People wearing protective suits and masks ride on a bus past the crippled Fukushima Daiichi nuclear power station in Okuma, Japan, on Saturday, November 12 2012. Journalists got their first ground-level glance around the stricken facility, eying shells of reactor buildings, tons of contaminated water, and workers still scurrying to mitigate damage from a crisis that began eight months ago. The crippled Fukushima Daiichi nuclear power station is seen through a bus window in Okuma on Saturday. An epic 9.0-magnitude earthquake and subsequent tsunami March 11 wreaked havoc around Japan, killing more than 15,000 people. While many of those died instantly, the East Asian nation was on edge for weeks as utility and government employees scrambled to prevent a worsening nuclear catastrophe at the Daiichi plant, located about 150 miles (240 kilometers) north of Tokyo.
These three pictures show damage caused by the March 11, 2011 tsunami as seen from a hill overlooking the city of Kesennuma on March 16, 2011 (top), and the same area on Janury 14, 2012 (C) and on February 20, 2013. March 11, 2013 will mark the second anniversary of the massive earthquake and tsunami that pummelled Japan, claiming some 19,000 lives. Picture: PHILIPPE LOPEZ,TORU YAMANAKA,TOSHIFUMI KITAMURA/AFP/Getty Images <p style="text-align:right;color:#A8A8A8"></p>
It is certain to cause controversy over civil liberties - but also raise concerns over the security of the records.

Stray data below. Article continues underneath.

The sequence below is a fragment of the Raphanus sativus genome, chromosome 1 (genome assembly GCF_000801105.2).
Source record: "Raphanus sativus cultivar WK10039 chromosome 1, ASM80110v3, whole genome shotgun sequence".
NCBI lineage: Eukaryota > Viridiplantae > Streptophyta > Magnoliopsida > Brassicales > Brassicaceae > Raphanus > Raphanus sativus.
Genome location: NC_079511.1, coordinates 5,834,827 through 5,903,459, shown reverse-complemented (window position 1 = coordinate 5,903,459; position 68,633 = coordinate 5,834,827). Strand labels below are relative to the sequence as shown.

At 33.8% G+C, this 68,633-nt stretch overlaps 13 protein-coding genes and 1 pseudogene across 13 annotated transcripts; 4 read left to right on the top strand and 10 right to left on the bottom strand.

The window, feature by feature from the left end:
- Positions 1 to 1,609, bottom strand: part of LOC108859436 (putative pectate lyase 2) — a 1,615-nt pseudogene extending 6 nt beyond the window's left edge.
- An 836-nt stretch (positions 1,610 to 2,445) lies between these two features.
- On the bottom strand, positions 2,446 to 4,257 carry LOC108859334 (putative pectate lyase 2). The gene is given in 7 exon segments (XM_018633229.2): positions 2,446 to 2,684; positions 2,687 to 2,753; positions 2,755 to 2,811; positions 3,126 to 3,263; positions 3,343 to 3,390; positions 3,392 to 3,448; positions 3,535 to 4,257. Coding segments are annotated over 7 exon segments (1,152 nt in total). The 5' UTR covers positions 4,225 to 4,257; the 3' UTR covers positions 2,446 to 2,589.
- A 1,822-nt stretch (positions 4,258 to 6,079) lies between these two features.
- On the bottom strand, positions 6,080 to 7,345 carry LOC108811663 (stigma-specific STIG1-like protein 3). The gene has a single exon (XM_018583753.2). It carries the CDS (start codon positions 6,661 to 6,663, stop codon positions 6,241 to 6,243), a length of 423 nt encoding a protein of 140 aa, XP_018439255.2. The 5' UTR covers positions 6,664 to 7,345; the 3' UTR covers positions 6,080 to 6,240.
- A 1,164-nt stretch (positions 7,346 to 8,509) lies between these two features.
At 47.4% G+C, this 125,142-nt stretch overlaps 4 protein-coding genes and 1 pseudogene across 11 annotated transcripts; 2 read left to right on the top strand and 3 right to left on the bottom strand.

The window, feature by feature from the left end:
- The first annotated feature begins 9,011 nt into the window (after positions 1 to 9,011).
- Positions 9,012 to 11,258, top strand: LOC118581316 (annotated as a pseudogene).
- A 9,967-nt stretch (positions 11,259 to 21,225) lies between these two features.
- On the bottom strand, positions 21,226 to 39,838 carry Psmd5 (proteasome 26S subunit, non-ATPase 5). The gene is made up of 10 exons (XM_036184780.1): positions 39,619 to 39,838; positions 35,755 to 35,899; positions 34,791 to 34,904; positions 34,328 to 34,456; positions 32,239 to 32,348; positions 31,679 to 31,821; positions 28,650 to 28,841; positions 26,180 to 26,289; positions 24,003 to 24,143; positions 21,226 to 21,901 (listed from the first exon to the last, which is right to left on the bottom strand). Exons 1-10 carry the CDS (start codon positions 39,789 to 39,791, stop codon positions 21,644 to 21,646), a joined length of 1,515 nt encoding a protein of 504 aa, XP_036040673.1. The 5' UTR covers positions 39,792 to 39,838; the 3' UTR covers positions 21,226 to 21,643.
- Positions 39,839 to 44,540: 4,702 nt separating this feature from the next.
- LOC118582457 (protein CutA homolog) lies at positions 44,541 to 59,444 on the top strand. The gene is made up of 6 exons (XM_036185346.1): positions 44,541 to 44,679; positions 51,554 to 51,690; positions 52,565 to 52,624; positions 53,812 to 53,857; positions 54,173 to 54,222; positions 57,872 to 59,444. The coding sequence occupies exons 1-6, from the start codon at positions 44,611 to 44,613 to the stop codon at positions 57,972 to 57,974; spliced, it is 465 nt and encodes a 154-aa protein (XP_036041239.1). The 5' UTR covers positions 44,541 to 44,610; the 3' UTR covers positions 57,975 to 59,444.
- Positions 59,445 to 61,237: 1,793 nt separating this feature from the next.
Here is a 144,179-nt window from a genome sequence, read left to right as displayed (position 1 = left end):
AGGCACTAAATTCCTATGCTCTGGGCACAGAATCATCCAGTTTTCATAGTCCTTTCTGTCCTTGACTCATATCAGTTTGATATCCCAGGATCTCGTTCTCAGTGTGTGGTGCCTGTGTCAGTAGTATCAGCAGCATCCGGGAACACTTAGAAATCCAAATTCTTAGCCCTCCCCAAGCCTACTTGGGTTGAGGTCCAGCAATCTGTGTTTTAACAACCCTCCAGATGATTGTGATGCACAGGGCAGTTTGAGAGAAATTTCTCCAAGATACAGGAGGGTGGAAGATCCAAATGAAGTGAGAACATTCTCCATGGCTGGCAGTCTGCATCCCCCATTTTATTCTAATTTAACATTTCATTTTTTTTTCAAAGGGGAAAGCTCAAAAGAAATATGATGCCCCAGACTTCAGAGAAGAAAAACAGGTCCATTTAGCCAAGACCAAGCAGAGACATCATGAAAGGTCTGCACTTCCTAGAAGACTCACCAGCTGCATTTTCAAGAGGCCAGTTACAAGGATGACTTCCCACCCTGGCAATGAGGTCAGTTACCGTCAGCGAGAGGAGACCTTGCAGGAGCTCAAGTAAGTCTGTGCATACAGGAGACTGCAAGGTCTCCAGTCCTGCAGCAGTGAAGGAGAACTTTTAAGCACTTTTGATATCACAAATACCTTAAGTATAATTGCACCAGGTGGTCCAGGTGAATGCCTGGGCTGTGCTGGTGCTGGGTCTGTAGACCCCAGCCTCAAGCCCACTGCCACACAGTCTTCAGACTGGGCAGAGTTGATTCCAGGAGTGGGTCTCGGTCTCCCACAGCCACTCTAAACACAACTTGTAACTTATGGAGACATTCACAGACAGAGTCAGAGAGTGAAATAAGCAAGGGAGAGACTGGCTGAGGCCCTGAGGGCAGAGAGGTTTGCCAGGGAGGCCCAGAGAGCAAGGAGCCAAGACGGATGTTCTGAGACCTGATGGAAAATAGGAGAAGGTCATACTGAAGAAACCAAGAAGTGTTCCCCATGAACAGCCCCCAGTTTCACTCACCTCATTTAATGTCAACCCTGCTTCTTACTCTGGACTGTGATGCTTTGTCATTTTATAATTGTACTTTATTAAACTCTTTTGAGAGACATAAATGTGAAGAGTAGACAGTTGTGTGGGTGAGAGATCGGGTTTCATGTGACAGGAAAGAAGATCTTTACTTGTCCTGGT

Japan is just in the beginning of the long term recovery effort from the earthquake that struck off northeastern Japan on March 11. The crisis alert level from the damage to the Fukushima Nuclear Power Plant has now been raised to the highest level of impact, the same as the Chernobyl Russia incident 25 years ago. Searchers continue to look for the dead, displaced Japanese live in shelters, protests continue over use of nuclear power, Japan's economic engine may be disrupted, the massive cleanup of debris is just underway, aftershocks are feared and many continue to mourn those who were lost.
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Une photo de la statue de la Liberté, à New York, à laquelle on a ajouté sur l'épaule, un vautour : c'et la Une du quotidien argentin pro-Kirchner Pagina 12. Une cour d'appel de New York a condamné, fin 2012, l'Argentine à rembourser intégralement 1,3 milliards de dollars à deux fonds spéculatifs, NML Capital (fliliale d' Elliott Management fonds appartenant à l'Américain Paul Singer) et Aurelius.
A massive 8.9-magnitude quake hit northeast Japan on Friday, causing dozens of deaths, more than 80 fires, and a 10-meter (33-ft) tsunami along parts of the country's coastline.
By Daily Mail Reporter Created 12:48 PM on 11th March 2011
A whirlpool is seen near Oarai City, Ibaraki Prefecture, northeastern Japan, March 11, 2011. The biggest earthquake to hit Japan on record struck the northeast coast on Friday, triggering a 10-meter (33-foot) tsunami that swept away everything in its path, including houses, ships, cars and farm buildings on fire. (REUTERS/Kyodo )